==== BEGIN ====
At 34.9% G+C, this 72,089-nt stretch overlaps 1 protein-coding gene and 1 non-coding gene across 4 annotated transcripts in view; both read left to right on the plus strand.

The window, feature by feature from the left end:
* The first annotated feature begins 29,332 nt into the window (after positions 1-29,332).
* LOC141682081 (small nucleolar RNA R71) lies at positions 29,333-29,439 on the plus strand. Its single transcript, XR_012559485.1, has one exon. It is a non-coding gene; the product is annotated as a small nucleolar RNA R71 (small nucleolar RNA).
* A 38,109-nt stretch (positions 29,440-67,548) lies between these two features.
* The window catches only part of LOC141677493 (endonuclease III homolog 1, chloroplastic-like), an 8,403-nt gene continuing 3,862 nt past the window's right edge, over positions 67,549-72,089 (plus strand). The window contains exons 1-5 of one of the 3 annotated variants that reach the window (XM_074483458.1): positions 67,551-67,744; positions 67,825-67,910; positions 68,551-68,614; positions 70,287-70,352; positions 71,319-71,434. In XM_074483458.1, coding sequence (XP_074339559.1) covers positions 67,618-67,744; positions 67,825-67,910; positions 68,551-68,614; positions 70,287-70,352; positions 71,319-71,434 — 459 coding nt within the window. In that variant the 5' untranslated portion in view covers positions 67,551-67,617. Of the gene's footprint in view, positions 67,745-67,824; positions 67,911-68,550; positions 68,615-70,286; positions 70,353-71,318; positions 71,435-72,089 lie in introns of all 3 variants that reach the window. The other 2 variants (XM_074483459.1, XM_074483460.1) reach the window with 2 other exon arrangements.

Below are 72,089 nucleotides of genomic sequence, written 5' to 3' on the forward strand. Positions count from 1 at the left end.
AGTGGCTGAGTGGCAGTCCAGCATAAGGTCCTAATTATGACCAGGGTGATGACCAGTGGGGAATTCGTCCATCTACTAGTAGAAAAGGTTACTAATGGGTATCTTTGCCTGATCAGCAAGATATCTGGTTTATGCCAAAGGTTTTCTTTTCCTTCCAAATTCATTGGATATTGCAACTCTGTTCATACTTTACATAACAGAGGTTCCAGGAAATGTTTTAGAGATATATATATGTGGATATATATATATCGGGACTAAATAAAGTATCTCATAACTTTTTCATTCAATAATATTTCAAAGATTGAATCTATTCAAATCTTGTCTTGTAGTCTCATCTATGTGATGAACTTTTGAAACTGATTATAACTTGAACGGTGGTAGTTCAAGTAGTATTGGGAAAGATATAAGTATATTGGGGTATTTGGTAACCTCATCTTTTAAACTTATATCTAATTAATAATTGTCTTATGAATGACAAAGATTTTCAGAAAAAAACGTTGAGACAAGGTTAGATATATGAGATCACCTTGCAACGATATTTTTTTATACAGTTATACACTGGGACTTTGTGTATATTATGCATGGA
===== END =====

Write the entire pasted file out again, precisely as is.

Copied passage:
At 34.9% G+C, this 72,089-nt stretch overlaps 1 protein-coding gene and 1 non-coding gene across 4 annotated transcripts in view; both read left to right on the plus strand.

The window, feature by feature from the left end:
* The first annotated feature begins 29,332 nt into the window (after positions 1-29,332).
* LOC141682081 (small nucleolar RNA R71) lies at positions 29,333-29,439 on the plus strand. Its single transcript, XR_012559485.1, has one exon. It is a non-coding gene; the product is annotated as a small nucleolar RNA R71 (small nucleolar RNA).
* A 38,109-nt stretch (positions 29,440-67,548) lies between these two features.
* The window catches only part of LOC141677493 (endonuclease III homolog 1, chloroplastic-like), an 8,403-nt gene continuing 3,862 nt past the window's right edge, over positions 67,549-72,089 (plus strand). The window contains exons 1-5 of one of the 3 annotated variants that reach the window (XM_074483458.1): positions 67,551-67,744; positions 67,825-67,910; positions 68,551-68,614; positions 70,287-70,352; positions 71,319-71,434. In XM_074483458.1, coding sequence (XP_074339559.1) covers positions 67,618-67,744; positions 67,825-67,910; positions 68,551-68,614; positions 70,287-70,352; positions 71,319-71,434 — 459 coding nt within the window. In that variant the 5' untranslated portion in view covers positions 67,551-67,617. Of the gene's footprint in view, positions 67,745-67,824; positions 67,911-68,550; positions 68,615-70,286; positions 70,353-71,318; positions 71,435-72,089 lie in introns of all 3 variants that reach the window. The other 2 variants (XM_074483459.1, XM_074483460.1) reach the window with 2 other exon arrangements.

Below are 72,089 nucleotides of genomic sequence, written 5' to 3' on the forward strand. Positions count from 1 at the left end.
AGTGGCTGAGTGGCAGTCCAGCATAAGGTCCTAATTATGACCAGGGTGATGACCAGTGGGGAATTCGTCCATCTACTAGTAGAAAAGGTTACTAATGGGTATCTTTGCCTGATCAGCAAGATATCTGGTTTATGCCAAAGGTTTTCTTTTCCTTCCAAATTCATTGGATATTGCAACTCTGTTCATACTTTACATAACAGAGGTTCCAGGAAATGTTTTAGAGATATATATATGTGGATATATATATATCGGGACTAAATAAAGTATCTCATAACTTTTTCATTCAATAATATTTCAAAGATTGAATCTATTCAAATCTTGTCTTGTAGTCTCATCTATGTGATGAACTTTTGAAACTGATTATAACTTGAACGGTGGTAGTTCAAGTAGTATTGGGAAAGATATAAGTATATTGGGGTATTTGGTAACCTCATCTTTTAAACTTATATCTAATTAATAATTGTCTTATGAATGACAAAGATTTTCAGAAAAAAACGTTGAGACAAGGTTAGATATATGAGATCACCTTGCAACGATATTTTTTTATACAGTTATACACTGGGACTTTGTGTATATTATGCATGGA